A Primer on Corner Kitchen Cabinets

Corner kitchen cabinets come in a variety of configurations.  Fixed shelves, lazy susans and rotating doors are all different options available for corner kitchen cabinets. 

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Diagonal Corner Kitchen Cabinet

 

 

The first picture here is a simple square corner kitchen cabinet.  It has a hinged, two section door and fixed shelves.  These are the simplest in terms of operation, but not necessarily the easiest to get in to and reach things.  

 

 

 

   

 

 

 

Rotating Door Kitchen Corner Cabinet

 

 

 

 

Diagonal corner kitchen cabinets, especially those with lazy susans (who IS this Susan person anyway? Click THIS LINK for a possible explanation), make life a little easier as far as getting at the things stored in them.  Some people like the gradual lines of a diagonal corner more than a right angle.  Beware though, if you're getting such a  cabinet and planning on laminate countertops. See here for details.

 

 

 

 

Rotating Corner Kitchen Cabinet with Support

 

 

This corner kitchen cabinet can be a pain.  All put together in a run, it's fine.  Getting it there is another story,  Generally, they don't stand on their own.  You can't install an appliance next to them without end panels on the cabinet itself (or a dishwasher end panel in the case of a dishwasher).  Just be careful if one of these ends up in your kitchen design. You're better off with a unit like what's in the next picture.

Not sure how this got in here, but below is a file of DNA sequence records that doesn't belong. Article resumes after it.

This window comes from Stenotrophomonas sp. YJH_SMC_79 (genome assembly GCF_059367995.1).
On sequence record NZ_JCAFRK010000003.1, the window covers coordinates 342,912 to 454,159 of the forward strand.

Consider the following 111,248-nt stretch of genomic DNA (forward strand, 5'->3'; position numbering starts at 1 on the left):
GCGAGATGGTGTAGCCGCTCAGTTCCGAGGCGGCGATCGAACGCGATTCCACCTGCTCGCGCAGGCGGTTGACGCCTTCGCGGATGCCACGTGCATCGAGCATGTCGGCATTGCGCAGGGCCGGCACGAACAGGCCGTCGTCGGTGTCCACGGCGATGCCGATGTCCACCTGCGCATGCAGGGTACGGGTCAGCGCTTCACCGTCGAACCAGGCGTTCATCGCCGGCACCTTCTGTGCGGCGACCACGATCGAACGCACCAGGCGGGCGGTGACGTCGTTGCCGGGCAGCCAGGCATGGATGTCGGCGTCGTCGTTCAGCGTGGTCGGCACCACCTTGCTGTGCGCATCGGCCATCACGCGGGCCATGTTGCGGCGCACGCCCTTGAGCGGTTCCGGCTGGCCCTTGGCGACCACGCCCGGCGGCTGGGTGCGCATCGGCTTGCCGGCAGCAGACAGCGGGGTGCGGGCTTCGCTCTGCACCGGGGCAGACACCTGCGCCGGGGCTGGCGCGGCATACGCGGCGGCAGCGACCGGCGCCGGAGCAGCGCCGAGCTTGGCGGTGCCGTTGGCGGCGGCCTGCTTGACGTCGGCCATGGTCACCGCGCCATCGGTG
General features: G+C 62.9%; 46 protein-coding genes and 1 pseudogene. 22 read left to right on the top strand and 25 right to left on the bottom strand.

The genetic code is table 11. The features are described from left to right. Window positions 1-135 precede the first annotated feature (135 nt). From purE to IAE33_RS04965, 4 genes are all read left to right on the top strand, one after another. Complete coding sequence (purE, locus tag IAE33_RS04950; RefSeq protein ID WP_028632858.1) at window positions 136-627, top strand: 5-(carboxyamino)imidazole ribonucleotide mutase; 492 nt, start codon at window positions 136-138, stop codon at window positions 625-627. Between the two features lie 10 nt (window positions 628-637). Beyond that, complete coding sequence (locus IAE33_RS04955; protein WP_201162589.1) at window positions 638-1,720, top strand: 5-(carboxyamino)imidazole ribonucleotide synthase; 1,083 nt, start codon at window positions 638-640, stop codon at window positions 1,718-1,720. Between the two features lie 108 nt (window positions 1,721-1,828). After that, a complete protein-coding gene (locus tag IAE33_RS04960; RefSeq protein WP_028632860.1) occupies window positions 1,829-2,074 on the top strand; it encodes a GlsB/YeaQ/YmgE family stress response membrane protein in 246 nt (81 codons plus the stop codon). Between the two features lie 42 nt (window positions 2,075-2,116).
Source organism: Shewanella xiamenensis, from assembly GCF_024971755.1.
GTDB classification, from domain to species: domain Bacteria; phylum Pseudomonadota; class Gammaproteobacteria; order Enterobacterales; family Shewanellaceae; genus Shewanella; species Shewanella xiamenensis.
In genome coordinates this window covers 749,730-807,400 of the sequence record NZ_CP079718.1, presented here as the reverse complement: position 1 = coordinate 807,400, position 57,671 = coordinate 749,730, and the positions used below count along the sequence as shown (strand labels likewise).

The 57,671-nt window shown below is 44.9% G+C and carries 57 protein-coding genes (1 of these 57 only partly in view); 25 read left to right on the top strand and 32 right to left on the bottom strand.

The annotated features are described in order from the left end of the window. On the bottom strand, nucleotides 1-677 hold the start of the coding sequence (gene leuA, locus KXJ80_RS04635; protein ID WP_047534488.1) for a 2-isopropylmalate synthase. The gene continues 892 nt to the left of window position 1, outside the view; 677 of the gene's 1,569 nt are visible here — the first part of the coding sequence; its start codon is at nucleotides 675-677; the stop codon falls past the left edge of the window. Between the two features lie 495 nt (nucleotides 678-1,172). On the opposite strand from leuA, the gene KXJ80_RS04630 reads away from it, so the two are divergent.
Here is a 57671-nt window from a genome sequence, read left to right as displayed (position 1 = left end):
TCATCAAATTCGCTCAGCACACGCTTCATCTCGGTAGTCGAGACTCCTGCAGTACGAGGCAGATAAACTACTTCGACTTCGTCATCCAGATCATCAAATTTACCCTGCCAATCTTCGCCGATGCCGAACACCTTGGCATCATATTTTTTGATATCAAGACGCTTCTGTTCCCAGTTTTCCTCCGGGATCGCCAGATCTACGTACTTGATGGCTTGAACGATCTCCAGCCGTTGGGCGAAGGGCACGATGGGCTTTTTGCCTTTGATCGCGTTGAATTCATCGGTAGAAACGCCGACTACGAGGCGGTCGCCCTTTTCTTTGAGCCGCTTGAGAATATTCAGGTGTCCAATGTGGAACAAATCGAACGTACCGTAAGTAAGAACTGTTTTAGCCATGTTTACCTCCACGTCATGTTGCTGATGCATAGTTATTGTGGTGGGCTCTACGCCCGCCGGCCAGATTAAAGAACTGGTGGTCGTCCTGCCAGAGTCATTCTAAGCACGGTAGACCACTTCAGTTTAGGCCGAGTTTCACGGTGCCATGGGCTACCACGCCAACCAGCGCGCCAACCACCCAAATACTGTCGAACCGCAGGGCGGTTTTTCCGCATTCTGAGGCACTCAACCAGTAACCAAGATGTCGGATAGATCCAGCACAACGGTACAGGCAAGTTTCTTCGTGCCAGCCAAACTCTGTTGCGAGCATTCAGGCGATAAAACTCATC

This corner cabinet makes things a little easier as far as the install goes.  You can get it with finished sides (so that you don't see bare plywood or particleboard if you put a stove next to it) and it's as structurally sound as any other cabinet, so there's no problem with countertops if it's on the end of a run of kitchen cabinets.  I think with one of these cabinets, you're best off with the biggest you can get.  The 33" corner cabinet that I'm familiar with (it's at my neighbor's house, and I'm in it a lot) seems cramped..  Also note that since the whole door rotates, the overlay with this particular corner cabinet might be different than in the rest of the kitchen.  It often looks more like an inset style door.

 

 

 

Blind Corner Kitchen Cabinet

 

 

At last we come to the blind corner kitchen cabinet.  A rather odd cabinet, and not used much, these cabinet still have a lot to offer.  This one is tricked out a bit, but blind corner kitchen cabinets are essentially a regular base cabinet with a wide open side to them.   The open side butts up against the side of another cabinet.  These corner kitchen cabinets are handy when you are cramped for space along one wall of cabinets.  The previous corner kitchen cabinets all take up more than 30 inches both ways.  These, being similar to a regular base cabinet, only take up 24 inches one way. 

 

 

There is some finagling you have to do with these (the term is "pulling") to make things match up, and I'll cover that more in depth in another article.  Suffice to say that they're not hard to design with, and some people argue that they're a better use of space than the other types of corner kitchen cabinets.  This one pictured has a sort of quarter lazy susan and roll trays, which adds some weight to that argument.  

 

Corner kitchen cabinets are almost as varied as regular kitchen cabinets.  Remember that as you sit with a designer so that you maximize the use of your corners.

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Written by:
Craig


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